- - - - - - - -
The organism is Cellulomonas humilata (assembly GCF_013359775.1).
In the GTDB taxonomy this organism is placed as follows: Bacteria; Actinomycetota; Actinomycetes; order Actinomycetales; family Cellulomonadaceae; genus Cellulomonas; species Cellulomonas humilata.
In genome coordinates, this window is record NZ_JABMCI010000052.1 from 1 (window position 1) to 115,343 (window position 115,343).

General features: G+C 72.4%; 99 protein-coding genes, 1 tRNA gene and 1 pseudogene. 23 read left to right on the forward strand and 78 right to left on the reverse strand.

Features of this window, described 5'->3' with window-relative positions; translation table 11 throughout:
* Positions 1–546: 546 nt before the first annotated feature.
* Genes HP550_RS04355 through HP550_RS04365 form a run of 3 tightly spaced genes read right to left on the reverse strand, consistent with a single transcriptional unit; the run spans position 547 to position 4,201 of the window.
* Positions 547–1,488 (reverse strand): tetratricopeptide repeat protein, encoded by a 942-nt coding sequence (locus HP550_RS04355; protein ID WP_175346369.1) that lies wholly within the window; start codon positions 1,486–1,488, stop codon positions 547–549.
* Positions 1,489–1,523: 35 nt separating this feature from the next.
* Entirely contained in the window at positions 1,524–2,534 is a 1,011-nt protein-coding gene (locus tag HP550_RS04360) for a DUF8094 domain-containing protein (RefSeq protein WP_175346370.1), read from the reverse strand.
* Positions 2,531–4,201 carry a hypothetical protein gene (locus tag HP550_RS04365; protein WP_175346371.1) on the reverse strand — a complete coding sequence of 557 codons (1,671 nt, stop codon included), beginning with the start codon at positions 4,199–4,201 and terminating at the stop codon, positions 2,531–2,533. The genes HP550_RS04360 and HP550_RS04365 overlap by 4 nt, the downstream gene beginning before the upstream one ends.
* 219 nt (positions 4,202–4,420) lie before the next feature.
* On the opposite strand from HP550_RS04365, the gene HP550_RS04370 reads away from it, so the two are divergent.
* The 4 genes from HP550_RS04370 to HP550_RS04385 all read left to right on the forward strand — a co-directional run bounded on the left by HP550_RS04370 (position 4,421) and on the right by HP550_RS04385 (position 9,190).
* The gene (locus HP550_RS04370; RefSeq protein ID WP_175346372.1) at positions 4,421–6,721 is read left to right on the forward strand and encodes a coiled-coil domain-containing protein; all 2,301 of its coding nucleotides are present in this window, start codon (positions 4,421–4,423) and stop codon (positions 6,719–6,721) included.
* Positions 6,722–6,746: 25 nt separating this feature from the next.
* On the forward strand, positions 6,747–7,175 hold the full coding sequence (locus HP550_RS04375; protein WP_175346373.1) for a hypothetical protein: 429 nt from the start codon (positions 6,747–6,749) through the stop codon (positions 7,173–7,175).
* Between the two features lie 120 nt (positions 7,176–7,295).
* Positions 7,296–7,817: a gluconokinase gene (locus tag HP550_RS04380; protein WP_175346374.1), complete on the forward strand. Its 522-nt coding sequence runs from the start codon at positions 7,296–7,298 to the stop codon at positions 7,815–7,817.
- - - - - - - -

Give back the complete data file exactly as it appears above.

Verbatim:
The organism is Cellulomonas humilata (assembly GCF_013359775.1).
In the GTDB taxonomy this organism is placed as follows: Bacteria; Actinomycetota; Actinomycetes; order Actinomycetales; family Cellulomonadaceae; genus Cellulomonas; species Cellulomonas humilata.
In genome coordinates, this window is record NZ_JABMCI010000052.1 from 1 (window position 1) to 115,343 (window position 115,343).

General features: G+C 72.4%; 99 protein-coding genes, 1 tRNA gene and 1 pseudogene. 23 read left to right on the forward strand and 78 right to left on the reverse strand.

Features of this window, described 5'->3' with window-relative positions; translation table 11 throughout:
* Positions 1–546: 546 nt before the first annotated feature.
* Genes HP550_RS04355 through HP550_RS04365 form a run of 3 tightly spaced genes read right to left on the reverse strand, consistent with a single transcriptional unit; the run spans position 547 to position 4,201 of the window.
* Positions 547–1,488 (reverse strand): tetratricopeptide repeat protein, encoded by a 942-nt coding sequence (locus HP550_RS04355; protein ID WP_175346369.1) that lies wholly within the window; start codon positions 1,486–1,488, stop codon positions 547–549.
* Positions 1,489–1,523: 35 nt separating this feature from the next.
* Entirely contained in the window at positions 1,524–2,534 is a 1,011-nt protein-coding gene (locus tag HP550_RS04360) for a DUF8094 domain-containing protein (RefSeq protein WP_175346370.1), read from the reverse strand.
* Positions 2,531–4,201 carry a hypothetical protein gene (locus tag HP550_RS04365; protein WP_175346371.1) on the reverse strand — a complete coding sequence of 557 codons (1,671 nt, stop codon included), beginning with the start codon at positions 4,199–4,201 and terminating at the stop codon, positions 2,531–2,533. The genes HP550_RS04360 and HP550_RS04365 overlap by 4 nt, the downstream gene beginning before the upstream one ends.
* 219 nt (positions 4,202–4,420) lie before the next feature.
* On the opposite strand from HP550_RS04365, the gene HP550_RS04370 reads away from it, so the two are divergent.
* The 4 genes from HP550_RS04370 to HP550_RS04385 all read left to right on the forward strand — a co-directional run bounded on the left by HP550_RS04370 (position 4,421) and on the right by HP550_RS04385 (position 9,190).
* The gene (locus HP550_RS04370; RefSeq protein ID WP_175346372.1) at positions 4,421–6,721 is read left to right on the forward strand and encodes a coiled-coil domain-containing protein; all 2,301 of its coding nucleotides are present in this window, start codon (positions 4,421–4,423) and stop codon (positions 6,719–6,721) included.
* Positions 6,722–6,746: 25 nt separating this feature from the next.
* On the forward strand, positions 6,747–7,175 hold the full coding sequence (locus HP550_RS04375; protein WP_175346373.1) for a hypothetical protein: 429 nt from the start codon (positions 6,747–6,749) through the stop codon (positions 7,173–7,175).
* Between the two features lie 120 nt (positions 7,176–7,295).
* Positions 7,296–7,817: a gluconokinase gene (locus tag HP550_RS04380; protein WP_175346374.1), complete on the forward strand. Its 522-nt coding sequence runs from the start codon at positions 7,296–7,298 to the stop codon at positions 7,815–7,817.